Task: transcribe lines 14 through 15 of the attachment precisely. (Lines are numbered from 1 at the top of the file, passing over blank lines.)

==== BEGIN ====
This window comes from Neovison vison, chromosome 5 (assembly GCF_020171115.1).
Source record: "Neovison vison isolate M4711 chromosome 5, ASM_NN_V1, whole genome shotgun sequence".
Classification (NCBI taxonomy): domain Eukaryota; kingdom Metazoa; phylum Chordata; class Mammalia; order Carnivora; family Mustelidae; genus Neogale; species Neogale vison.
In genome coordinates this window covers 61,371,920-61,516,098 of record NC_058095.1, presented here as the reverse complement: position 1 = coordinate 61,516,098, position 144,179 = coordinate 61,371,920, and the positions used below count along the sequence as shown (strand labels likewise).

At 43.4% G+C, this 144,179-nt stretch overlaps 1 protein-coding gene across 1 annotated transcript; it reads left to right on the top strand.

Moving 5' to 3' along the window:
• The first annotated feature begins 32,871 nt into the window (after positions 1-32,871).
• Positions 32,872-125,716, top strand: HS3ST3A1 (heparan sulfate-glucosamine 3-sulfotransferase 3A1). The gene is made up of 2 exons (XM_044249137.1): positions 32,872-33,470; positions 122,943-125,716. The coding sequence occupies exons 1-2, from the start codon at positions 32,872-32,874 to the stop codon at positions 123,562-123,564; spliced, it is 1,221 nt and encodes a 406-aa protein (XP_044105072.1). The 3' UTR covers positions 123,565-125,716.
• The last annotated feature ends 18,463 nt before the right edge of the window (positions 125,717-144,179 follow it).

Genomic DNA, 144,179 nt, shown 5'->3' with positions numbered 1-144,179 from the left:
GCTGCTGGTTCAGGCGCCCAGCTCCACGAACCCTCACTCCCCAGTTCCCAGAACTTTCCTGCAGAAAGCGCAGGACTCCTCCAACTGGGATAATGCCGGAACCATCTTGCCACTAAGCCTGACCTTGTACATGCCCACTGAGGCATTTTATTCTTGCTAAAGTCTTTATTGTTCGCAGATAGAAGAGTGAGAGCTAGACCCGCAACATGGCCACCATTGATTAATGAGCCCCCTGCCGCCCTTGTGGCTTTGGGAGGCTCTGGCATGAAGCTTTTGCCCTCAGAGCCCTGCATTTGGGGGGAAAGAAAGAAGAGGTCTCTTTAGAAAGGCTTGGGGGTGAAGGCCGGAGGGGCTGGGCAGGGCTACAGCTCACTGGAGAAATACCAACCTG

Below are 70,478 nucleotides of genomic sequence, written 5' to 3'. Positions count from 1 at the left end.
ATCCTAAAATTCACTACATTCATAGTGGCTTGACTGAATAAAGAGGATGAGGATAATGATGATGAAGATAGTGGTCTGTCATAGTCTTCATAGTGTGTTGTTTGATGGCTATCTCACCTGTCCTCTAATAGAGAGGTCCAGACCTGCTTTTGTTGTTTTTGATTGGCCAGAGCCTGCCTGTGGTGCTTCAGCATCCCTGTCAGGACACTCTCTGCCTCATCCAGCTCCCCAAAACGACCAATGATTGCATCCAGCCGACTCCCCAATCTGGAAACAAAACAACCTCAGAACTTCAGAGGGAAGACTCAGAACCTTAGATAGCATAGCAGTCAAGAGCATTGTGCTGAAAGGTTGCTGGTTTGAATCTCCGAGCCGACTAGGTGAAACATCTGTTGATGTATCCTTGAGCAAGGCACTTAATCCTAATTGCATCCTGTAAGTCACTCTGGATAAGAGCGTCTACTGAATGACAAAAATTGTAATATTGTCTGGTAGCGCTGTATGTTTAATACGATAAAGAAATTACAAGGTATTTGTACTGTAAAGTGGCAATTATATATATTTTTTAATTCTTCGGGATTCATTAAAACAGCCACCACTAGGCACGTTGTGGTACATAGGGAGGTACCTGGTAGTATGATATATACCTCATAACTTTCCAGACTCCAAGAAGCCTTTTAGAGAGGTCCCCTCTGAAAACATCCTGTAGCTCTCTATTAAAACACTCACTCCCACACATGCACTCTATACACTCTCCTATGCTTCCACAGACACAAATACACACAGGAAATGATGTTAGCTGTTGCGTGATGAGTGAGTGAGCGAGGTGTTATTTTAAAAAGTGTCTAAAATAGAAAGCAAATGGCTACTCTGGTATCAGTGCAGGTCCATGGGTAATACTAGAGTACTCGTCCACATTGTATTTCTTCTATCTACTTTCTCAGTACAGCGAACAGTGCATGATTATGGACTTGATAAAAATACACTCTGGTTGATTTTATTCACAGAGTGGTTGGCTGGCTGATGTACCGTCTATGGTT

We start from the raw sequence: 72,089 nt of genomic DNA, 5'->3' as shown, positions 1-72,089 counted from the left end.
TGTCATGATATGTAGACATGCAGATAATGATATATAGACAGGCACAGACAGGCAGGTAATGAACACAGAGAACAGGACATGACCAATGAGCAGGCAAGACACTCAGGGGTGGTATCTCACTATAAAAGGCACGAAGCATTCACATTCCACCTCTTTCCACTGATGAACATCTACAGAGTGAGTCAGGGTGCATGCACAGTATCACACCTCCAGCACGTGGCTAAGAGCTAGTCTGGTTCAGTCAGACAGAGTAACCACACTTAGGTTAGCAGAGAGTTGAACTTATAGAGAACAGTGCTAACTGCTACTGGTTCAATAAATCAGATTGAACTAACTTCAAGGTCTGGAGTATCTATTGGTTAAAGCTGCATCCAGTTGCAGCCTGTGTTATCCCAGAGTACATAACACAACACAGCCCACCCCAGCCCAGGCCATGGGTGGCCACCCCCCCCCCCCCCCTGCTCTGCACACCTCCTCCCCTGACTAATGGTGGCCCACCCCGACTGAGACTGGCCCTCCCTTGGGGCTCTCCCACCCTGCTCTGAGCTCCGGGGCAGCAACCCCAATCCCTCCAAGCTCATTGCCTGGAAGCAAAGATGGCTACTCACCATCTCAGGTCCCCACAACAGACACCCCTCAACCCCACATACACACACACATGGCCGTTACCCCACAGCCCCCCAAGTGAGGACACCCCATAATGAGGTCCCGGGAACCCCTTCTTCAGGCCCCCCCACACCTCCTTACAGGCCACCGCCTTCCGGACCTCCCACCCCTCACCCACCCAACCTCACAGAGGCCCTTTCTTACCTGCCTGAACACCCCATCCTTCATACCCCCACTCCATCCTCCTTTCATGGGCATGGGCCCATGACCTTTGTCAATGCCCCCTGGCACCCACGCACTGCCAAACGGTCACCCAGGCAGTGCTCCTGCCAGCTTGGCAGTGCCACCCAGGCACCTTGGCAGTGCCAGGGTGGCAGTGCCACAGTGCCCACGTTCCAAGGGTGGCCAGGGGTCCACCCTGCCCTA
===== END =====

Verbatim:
We start from the raw sequence: 72,089 nt of genomic DNA, 5'->3' as shown, positions 1-72,089 counted from the left end.
TGTCATGATATGTAGACATGCAGATAATGATATATAGACAGGCACAGACAGGCAGGTAATGAACACAGAGAACAGGACATGACCAATGAGCAGGCAAGACACTCAGGGGTGGTATCTCACTATAAAAGGCACGAAGCATTCACATTCCACCTCTTTCCACTGATGAACATCTACAGAGTGAGTCAGGGTGCATGCACAGTATCACACCTCCAGCACGTGGCTAAGAGCTAGTCTGGTTCAGTCAGACAGAGTAACCACACTTAGGTTAGCAGAGAGTTGAACTTATAGAGAACAGTGCTAACTGCTACTGGTTCAATAAATCAGATTGAACTAACTTCAAGGTCTGGAGTATCTATTGGTTAAAGCTGCATCCAGTTGCAGCCTGTGTTATCCCAGAGTACATAACACAACACAGCCCACCCCAGCCCAGGCCATGGGTGGCCACCCCCCCCCCCCCCCTGCTCTGCACACCTCCTCCCCTGACTAATGGTGGCCCACCCCGACTGAGACTGGCCCTCCCTTGGGGCTCTCCCACCCTGCTCTGAGCTCCGGGGCAGCAACCCCAATCCCTCCAAGCTCATTGCCTGGAAGCAAAGATGGCTACTCACCATCTCAGGTCCCCACAACAGACACCCCTCAACCCCACATACACACACACATGGCCGTTACCCCACAGCCCCCCAAGTGAGGACACCCCATAATGAGGTCCCGGGAACCCCTTCTTCAGGCCCCCCCACACCTCCTTACAGGCCACCGCCTTCCGGACCTCCCACCCCTCACCCACCCAACCTCACAGAGGCCCTTTCTTACCTGCCTGAACACCCCATCCTTCATACCCCCACTCCATCCTCCTTTCATGGGCATGGGCCCATGACCTTTGTCAATGCCCCCTGGCACCCACGCACTGCCAAACGGTCACCCAGGCAGTGCTCCTGCCAGCTTGGCAGTGCCACCCAGGCACCTTGGCAGTGCCAGGGTGGCAGTGCCACAGTGCCCACGTTCCAAGGGTGGCCAGGGGTCCACCCTGCCCTA